Sunday, 28 August 2016

The Joy Of Stationery

I firmly believe the world is divided into two types of people: those who get so excited by the sight, smell and feel of new stationery that they could quite happily spend a few hours wandering around Paperchase, stroking silver fountain pens, sniffing ink and trying to convince themselves the forty nine pristine notebooks they already own need just one more to complete the set; and those who are quite puzzled by all of the above and regard a pen and paper as a means to an end: a shopping list, a note to the delivery man, a recorded phone number.
 
Needless to say, I'm firmly in the former category.
 
My one abiding memory from my first day at school is of the smell of the multi coloured crayons, nestling in a pot in the centre of the knee high table.  That waxy smell stayed with me all through school. It was the scent of excitement, of creativity, of pure happiness, and that never changed.  I don't know whether those crayons influenced my career choice, or whether I was drawn to them because I was already feeling the stirrings of an artistic future, but opening a box of them for the grandchildren instantly transports me back to that first day at school and the excitement that lay ahead.
 
When I was sixteen I went to France for two months, between 'O' Levels and 'A' Levels, supposedly to improve my French. I stayed in a Children's Home, up in the mountains, away from all other civilisation: Nobody spoke English, there were no houses and only one shop within a 10km radius. The shop, bizarrely, sold stationery and nothing else. I can remember, quite clearly, setting off alone for the shop, on a rare free afternoon, my mind desperately seeking a reprieve from the stomach churning home sickness that had enveloped me since I'd arrived.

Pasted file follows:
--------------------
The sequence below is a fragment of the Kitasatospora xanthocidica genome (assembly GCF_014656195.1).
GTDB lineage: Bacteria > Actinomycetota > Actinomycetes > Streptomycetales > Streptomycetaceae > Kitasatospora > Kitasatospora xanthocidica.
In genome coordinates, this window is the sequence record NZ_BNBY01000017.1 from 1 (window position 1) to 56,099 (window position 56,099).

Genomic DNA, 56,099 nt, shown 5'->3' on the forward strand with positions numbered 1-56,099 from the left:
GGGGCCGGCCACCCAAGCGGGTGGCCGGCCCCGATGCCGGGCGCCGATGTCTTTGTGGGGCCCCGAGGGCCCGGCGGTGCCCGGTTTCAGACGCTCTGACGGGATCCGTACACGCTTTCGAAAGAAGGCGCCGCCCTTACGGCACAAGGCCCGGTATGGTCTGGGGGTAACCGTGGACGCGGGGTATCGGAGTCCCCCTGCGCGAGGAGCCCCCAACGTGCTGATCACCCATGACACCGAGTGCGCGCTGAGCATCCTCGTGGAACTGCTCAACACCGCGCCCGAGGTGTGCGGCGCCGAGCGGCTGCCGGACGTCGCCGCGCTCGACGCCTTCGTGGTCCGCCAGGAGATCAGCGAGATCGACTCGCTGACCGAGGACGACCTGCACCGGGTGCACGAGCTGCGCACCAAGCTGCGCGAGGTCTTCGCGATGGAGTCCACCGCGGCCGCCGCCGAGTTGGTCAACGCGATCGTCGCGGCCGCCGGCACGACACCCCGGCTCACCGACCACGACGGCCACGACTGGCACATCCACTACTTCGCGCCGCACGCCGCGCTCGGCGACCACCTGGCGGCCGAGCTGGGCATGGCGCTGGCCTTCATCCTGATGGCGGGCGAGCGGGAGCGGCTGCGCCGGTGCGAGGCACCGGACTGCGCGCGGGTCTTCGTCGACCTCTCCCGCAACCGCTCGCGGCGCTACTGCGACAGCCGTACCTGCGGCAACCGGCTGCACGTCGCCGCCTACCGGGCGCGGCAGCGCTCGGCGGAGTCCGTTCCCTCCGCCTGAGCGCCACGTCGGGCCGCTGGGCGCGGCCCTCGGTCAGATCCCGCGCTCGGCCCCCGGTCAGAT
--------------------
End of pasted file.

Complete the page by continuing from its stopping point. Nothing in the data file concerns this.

The shop was tiny and dark and packed with notebooks, envelopes, pens and pencils.  I was eyed suspiciously from behind a huge stack of cream paper but I didn't care, I was in heaven and I had few centimes to spend.
 
I still have the notebooks that I used as diaries. Their tiny squared pages are crammed with writing so small that I struggle to read the words that tell me how sad I was to leave behind the children from the home, and how I cried all the way down the mountain on the first leg of my journey back to England.
 
Visiting my parents this weekend, my dad beckons me over to his desk. 'You know where this came from?' he asks, as he does each time I'm here. He holds up a 'silver' propelling pencil. It's a rhetorical question. We both laugh. Of course I know, it came from the only shop on a French Mountain nearly fifty years ago.
 
It's been lost more times than I can remember, turning up down the sides of sofas, under the piano, at the back of a drawer. Its sides have worn smooth with use, it produces writing rather more shaky than when it first landed on dad's desk and it's worth far more to both of us than the few centimes it originally cost.
 
'That' Propelling Pencil
Progress
Blue crayon skids across the newsprint
A shaky sea slides in, sky looks down shyly
Pencil, gripped in clumsy fist,
Makes the first markings of a giant
M for Mummy, for Me
Letters firm and neat, joined up, 'Real Writing'
Pencil swapped for coveted ink pen
Stories spring to life
Across a page with margins and feint lines
Happily ever after?
The end?
The humble pencil is no longer
the sharpest tool in the stationary cupboard
Tablets rule
Ok??
 
Thanks for reading,    Jill 
 
Reactions:

3 comments:

Anonymous said...

I can totally relate to this. I cannot walk past the stationery isle in Tesco's without stopping to admire the notebooks. I have a cupboard full of them - all with good intentions attached of what they will one day be filled with. I love a trip out to a good stationery shop and much prefer this to shoe shopping. So good to know I'm not on my own with this obsession. Love the poem Jill.

Adele said...

Jill - the artist was there from the start. Thank goodness it was nurtured. Smashing read.

truthnotlies said...

Thanks Adele xx